OHSU and PSU Collaborate to Create New Public Health School

Classes will be held at both universities and the school isn’t expected to have official accreditation for up to two more years.

For over 20 years, the Oregon Master of Public Health program, Oregon’s first accredited MPH-granting entity, has trained Oregonians and students across the country to work in and contribute to the ever-changing field of public health. In fact, it’s the longest running collaborative, accredited MPH program. Building on such a strong and successful foundation, Oregon Health & Science University and Portland State University, two of the original partners, are working together to establish a School of Public Health.

“We’ve had a 20-year history of a program of a particular size,” said Dr. Elena Andresen, interim dean. “The School of Public Health is a more complex enterprise. We are moving to the next level and increasing our accredited footprint.”

By “moving to the next level,” the new school allows OHSU and PSU to leverage their strengths, and help meet Oregon’s public health workforce needs while also addressing key issues of health policy, social determinants, and health disparities.

To gain a better understanding of such disparities and policy issues in Oregon, both universities published The State of Our Health 2013: Key Health Indicators for Oregonians in 2013, a compilation of statistics available through state and national agencies that offers a state and county-by-county overview of health status.  

“Like any school of public health, we have a national focus,” Andresen explained. “But when we think of our constituents, we look to the state. That’s a pretty strong driver for this School of Public Health.”

To better inform constituents, the universities intend to update that report each year, Andresen said.

Currently, the Oregon Masters of Public Health program graduates 100 students per year, and Andresen expects the new school to expand that number while also graduating students from three new doctoral programs: PhD in Epidemiology, PhD in Health Systems and Policy and a PhD in Community Health.  Dual degrees will continue to be offered that are not currently available at any Oregon university or partnership including Medical Doctor/Master of Public Health, Master of Public Health/Master of Social Work and Master of Public Health/Master of Urban and Regional Planning.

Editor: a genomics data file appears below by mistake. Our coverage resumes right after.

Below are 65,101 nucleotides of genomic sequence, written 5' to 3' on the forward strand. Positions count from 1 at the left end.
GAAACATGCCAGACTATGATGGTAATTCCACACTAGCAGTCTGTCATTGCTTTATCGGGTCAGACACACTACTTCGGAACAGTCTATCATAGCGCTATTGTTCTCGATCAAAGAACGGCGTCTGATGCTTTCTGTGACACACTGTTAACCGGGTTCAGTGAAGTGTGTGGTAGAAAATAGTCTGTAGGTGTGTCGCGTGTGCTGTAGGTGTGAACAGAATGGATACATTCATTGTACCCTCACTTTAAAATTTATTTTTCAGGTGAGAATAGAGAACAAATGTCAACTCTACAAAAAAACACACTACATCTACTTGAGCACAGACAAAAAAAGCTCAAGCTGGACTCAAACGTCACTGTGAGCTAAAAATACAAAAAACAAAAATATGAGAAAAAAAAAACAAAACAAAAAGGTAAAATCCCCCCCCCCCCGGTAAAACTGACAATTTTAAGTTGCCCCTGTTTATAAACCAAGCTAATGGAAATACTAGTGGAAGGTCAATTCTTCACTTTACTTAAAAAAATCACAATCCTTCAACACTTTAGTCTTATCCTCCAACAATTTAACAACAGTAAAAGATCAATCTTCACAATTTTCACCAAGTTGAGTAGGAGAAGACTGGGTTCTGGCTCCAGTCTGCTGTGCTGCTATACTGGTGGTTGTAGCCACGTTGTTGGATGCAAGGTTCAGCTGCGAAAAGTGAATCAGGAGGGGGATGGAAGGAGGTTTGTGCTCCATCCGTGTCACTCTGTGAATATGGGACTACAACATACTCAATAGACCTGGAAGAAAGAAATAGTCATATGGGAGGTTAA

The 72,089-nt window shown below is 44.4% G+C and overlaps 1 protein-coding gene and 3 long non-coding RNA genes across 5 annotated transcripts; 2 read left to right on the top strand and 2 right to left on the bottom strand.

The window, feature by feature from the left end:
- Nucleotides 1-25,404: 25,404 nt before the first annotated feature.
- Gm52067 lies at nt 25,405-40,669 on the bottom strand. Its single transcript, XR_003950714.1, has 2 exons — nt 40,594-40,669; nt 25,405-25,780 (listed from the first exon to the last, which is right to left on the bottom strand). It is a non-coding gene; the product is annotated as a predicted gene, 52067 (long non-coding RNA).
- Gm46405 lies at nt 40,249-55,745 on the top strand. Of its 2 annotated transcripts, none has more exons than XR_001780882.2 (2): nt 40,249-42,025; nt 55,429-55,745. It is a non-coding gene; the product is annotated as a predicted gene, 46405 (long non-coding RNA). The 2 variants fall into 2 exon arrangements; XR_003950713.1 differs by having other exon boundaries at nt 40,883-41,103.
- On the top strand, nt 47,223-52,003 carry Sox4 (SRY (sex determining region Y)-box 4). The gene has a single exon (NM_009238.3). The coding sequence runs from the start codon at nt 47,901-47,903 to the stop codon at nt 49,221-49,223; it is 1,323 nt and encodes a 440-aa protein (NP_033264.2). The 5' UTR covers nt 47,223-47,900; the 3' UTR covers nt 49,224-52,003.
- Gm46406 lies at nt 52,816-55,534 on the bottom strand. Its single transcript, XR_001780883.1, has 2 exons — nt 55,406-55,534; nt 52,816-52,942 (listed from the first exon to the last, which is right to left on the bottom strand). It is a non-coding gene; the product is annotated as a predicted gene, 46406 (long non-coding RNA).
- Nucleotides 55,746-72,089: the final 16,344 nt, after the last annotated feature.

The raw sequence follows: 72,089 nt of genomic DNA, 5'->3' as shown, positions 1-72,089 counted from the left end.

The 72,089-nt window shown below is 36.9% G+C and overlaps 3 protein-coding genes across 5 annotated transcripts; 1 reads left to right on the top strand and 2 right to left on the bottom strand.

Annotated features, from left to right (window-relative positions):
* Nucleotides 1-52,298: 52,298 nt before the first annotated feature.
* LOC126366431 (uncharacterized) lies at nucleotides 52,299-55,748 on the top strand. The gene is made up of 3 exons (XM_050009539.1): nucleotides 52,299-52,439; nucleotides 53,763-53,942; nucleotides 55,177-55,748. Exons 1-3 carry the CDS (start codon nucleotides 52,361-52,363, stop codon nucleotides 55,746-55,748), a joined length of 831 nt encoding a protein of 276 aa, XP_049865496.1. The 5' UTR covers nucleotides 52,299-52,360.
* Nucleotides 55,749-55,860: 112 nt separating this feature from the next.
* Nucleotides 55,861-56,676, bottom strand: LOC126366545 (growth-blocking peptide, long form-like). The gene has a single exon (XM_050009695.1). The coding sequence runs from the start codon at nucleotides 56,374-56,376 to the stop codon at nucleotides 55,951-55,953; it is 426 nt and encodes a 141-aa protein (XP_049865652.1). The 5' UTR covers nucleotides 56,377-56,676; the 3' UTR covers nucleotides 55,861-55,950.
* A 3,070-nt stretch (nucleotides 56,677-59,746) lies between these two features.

“It’s easier to grow when you have a more cohesive model,” Andresen noted.

And, according to Andresen, such growth has its benefits.

“The larger the enterprise, the more varied the faculty, the better the opportunities for the students.”

While each university has invested $400,000 into the initiative, the largest portion of the funding comes from existing resources at both universities. Andresen hopes the strength of the collaborative will bring in additional funds.

This collaborative has been in the works since 2010 with a steering committee comprised of faculty and administrative representatives from both campuses meeting regularly to develop the infrastructure for the School of Public Health and to address the requirements for Council on Education in Public Health school-level accreditation.  With much of the process complete, university officials plan to apply for accreditation in 2015.  The accreditation process could take up to two years.

Andresen believes they have a strong position toward accreditation.

“This is an exceptional collaboration,” she said. “This is our opportunity to shine.”















Joanne can be reached at [email protected].

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